In a little-noticed National Labor Relations Board (NLRB) announcement in April, the federal agency is seeking input on a union fundraising initiative that has long been deemed illegal under federal labor law. The matter arose recently in Buckeye Florida Corporation, a subsidiary of Buckeye Technologies Inc., and Georgia Pacific LLC, Case 12-CB-10954. In that case, the union charged a fee to process non-members’ grievances. In a March 24, 2014 decision, Administrative Law Judge William Nelson Cates (coincidentally a judge who was recommended for the position by Jim Wimberly) found that the union’s rule violated Section 8(b)(1)(A) of the National Labor Relations Act. That provision makes it unlawful for a union to restrain or coerce employees in the exercise of their protected rights.
In right-to-work states, employees may not be forced to join a union or to pay union dues. Imposing charges on employees who have exercised their right not to join a union in connection with grievance processing has for years been considered a form of restraint or coercion of those employees. Accordingly, the initial decision in the Buckeye Florida case is not surprising.
However, the union appealed that decision to the NLRB in Washington, D.C. The union argued it should be allowed to charge non-members fees for handling grievances involving their employer, even though the union is already deemed to represent all bargaining unit employees under federal labor law, whether they are union members or not. If this contention is accepted, it would effectively allow unions to create adverse consequences in the form of added cost for employees who exercise their statutory right not to join unions in right-to-work states.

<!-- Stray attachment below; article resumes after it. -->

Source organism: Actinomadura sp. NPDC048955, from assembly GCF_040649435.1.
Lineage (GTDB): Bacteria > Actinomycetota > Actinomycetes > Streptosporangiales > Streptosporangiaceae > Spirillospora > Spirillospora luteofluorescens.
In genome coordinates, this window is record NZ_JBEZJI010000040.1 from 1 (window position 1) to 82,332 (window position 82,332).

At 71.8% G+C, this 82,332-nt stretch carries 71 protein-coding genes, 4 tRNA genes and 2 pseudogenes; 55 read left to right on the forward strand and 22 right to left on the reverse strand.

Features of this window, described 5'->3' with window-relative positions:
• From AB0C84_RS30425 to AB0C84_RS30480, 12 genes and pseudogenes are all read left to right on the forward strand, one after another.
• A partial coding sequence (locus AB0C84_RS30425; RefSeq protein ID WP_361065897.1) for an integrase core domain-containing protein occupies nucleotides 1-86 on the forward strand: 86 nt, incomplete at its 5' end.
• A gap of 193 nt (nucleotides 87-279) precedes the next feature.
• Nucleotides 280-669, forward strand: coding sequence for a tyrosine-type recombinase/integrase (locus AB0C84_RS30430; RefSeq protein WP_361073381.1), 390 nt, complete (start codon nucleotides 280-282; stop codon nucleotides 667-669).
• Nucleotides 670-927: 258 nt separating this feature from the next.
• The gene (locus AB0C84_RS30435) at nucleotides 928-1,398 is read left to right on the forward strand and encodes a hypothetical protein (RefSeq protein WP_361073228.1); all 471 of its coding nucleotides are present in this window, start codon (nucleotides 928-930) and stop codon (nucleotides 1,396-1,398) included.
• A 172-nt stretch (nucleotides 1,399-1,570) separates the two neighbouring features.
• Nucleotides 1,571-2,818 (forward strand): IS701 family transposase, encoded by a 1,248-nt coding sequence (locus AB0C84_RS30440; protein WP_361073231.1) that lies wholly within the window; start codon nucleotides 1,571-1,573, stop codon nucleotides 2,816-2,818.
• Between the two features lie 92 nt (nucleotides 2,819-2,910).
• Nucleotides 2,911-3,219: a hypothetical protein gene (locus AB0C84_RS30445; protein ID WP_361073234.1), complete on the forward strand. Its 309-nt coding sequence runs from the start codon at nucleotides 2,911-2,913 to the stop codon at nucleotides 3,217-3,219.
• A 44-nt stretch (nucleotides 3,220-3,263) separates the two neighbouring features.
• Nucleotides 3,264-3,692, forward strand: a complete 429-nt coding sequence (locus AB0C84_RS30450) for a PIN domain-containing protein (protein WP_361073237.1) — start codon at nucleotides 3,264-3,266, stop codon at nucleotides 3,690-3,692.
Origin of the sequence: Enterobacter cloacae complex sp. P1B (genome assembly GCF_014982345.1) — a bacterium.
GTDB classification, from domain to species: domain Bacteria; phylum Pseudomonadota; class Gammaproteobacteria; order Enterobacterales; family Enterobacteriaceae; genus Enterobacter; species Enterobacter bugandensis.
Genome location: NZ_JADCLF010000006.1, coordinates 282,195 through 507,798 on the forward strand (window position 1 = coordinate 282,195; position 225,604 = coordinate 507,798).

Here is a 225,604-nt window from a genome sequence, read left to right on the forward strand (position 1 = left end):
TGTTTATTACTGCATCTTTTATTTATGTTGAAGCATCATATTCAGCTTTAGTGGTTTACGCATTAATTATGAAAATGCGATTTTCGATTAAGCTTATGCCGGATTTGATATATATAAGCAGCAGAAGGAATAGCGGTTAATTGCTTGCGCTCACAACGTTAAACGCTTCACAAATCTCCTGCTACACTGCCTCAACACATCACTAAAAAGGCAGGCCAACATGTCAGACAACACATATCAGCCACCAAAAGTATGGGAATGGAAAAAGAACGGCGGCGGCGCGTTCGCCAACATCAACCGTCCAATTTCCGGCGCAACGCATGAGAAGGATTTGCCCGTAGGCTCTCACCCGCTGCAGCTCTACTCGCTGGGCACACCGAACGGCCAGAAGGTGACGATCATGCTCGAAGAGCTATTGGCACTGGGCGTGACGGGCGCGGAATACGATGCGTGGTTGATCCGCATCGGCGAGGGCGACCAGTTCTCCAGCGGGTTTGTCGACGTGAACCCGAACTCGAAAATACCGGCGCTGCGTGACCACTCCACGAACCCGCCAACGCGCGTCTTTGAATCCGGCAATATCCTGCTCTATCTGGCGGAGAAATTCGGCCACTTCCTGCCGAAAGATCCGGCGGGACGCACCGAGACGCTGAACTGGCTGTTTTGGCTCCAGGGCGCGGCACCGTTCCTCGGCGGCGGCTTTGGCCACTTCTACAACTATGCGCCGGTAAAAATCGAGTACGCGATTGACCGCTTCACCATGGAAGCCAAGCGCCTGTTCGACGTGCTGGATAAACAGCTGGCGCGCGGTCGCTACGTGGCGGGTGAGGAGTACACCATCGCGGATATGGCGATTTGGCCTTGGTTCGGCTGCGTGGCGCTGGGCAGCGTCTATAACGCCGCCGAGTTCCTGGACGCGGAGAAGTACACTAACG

On April 15, the NLRB invited the filing of briefs in order to allow other interested persons the opportunity to address the following questions: (1) “Should the board reconsider its rule that, in the absence of a valid union-security clause, a union may not charge non-members a fee for processing grievances?,” and (2) “If such fees were held lawful in principle, what factors should the board consider to determine whether the amount of such a fee violates Section 8(b)(1)(A)?,” and as a corollary, “What actions could a union lawfully take to ensure payment?” The due date for filing such briefs was recently extended to July 15.
Unions of course argue that the right-to-work laws encourage “free riders” in states that have such laws. Nevertheless, the National Labor Relations Act grants states the right to enact such laws, and many states have done so. In view of those laws, are unions to be given the ability to effectively punish employees who have exercised their statutory rights by imposing charges in exchange for the union performing a duty generally considered a basic and routine function – i.e., processing a grievance on behalf of an employee it represents? It appears that the NLRB will answer that question, probably late this year.
Jeffrey G. Jones is a regional managing member for Wimberly Lawson Wright Daves & Jones PLLC. He can be reached at email@example.com.